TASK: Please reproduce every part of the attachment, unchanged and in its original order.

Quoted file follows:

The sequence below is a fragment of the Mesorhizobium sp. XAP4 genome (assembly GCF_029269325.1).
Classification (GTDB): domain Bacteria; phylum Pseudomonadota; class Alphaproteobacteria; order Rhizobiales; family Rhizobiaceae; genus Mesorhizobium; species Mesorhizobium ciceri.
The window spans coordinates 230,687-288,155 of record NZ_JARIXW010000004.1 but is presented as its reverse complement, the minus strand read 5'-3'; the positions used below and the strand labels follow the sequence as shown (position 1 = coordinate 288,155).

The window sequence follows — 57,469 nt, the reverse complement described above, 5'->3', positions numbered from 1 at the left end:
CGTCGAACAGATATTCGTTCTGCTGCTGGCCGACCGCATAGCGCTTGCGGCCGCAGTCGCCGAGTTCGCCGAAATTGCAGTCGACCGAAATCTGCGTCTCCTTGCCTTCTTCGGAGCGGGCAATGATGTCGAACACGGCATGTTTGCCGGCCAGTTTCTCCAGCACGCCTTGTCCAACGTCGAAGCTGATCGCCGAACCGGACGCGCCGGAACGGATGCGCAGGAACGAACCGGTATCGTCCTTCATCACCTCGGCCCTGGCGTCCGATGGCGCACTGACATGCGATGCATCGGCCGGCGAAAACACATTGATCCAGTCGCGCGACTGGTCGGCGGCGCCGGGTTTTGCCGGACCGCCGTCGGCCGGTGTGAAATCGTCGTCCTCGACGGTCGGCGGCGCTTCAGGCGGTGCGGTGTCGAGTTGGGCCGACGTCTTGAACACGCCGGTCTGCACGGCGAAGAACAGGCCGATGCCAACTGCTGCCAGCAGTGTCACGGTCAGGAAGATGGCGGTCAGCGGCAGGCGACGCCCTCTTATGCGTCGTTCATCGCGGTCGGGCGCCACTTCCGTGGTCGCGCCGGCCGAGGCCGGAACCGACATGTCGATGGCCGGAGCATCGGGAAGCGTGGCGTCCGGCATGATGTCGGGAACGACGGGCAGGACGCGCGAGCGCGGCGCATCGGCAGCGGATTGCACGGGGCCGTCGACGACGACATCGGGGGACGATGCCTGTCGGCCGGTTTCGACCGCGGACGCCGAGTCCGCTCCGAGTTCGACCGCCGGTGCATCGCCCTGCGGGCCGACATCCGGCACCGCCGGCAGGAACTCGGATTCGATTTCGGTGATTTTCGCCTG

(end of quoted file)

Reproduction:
The sequence below is a fragment of the Mesorhizobium sp. XAP4 genome (assembly GCF_029269325.1).
Classification (GTDB): domain Bacteria; phylum Pseudomonadota; class Alphaproteobacteria; order Rhizobiales; family Rhizobiaceae; genus Mesorhizobium; species Mesorhizobium ciceri.
The window spans coordinates 230,687-288,155 of record NZ_JARIXW010000004.1 but is presented as its reverse complement, the minus strand read 5'-3'; the positions used below and the strand labels follow the sequence as shown (position 1 = coordinate 288,155).

The window sequence follows — 57,469 nt, the reverse complement described above, 5'->3', positions numbered from 1 at the left end:
CGTCGAACAGATATTCGTTCTGCTGCTGGCCGACCGCATAGCGCTTGCGGCCGCAGTCGCCGAGTTCGCCGAAATTGCAGTCGACCGAAATCTGCGTCTCCTTGCCTTCTTCGGAGCGGGCAATGATGTCGAACACGGCATGTTTGCCGGCCAGTTTCTCCAGCACGCCTTGTCCAACGTCGAAGCTGATCGCCGAACCGGACGCGCCGGAACGGATGCGCAGGAACGAACCGGTATCGTCCTTCATCACCTCGGCCCTGGCGTCCGATGGCGCACTGACATGCGATGCATCGGCCGGCGAAAACACATTGATCCAGTCGCGCGACTGGTCGGCGGCGCCGGGTTTTGCCGGACCGCCGTCGGCCGGTGTGAAATCGTCGTCCTCGACGGTCGGCGGCGCTTCAGGCGGTGCGGTGTCGAGTTGGGCCGACGTCTTGAACACGCCGGTCTGCACGGCGAAGAACAGGCCGATGCCAACTGCTGCCAGCAGTGTCACGGTCAGGAAGATGGCGGTCAGCGGCAGGCGACGCCCTCTTATGCGTCGTTCATCGCGGTCGGGCGCCACTTCCGTGGTCGCGCCGGCCGAGGCCGGAACCGACATGTCGATGGCCGGAGCATCGGGAAGCGTGGCGTCCGGCATGATGTCGGGAACGACGGGCAGGACGCGCGAGCGCGGCGCATCGGCAGCGGATTGCACGGGGCCGTCGACGACGACATCGGGGGACGATGCCTGTCGGCCGGTTTCGACCGCGGACGCCGAGTCCGCTCCGAGTTCGACCGCCGGTGCATCGCCCTGCGGGCCGACATCCGGCACCGCCGGCAGGAACTCGGATTCGATTTCGGTGATTTTCGCCTG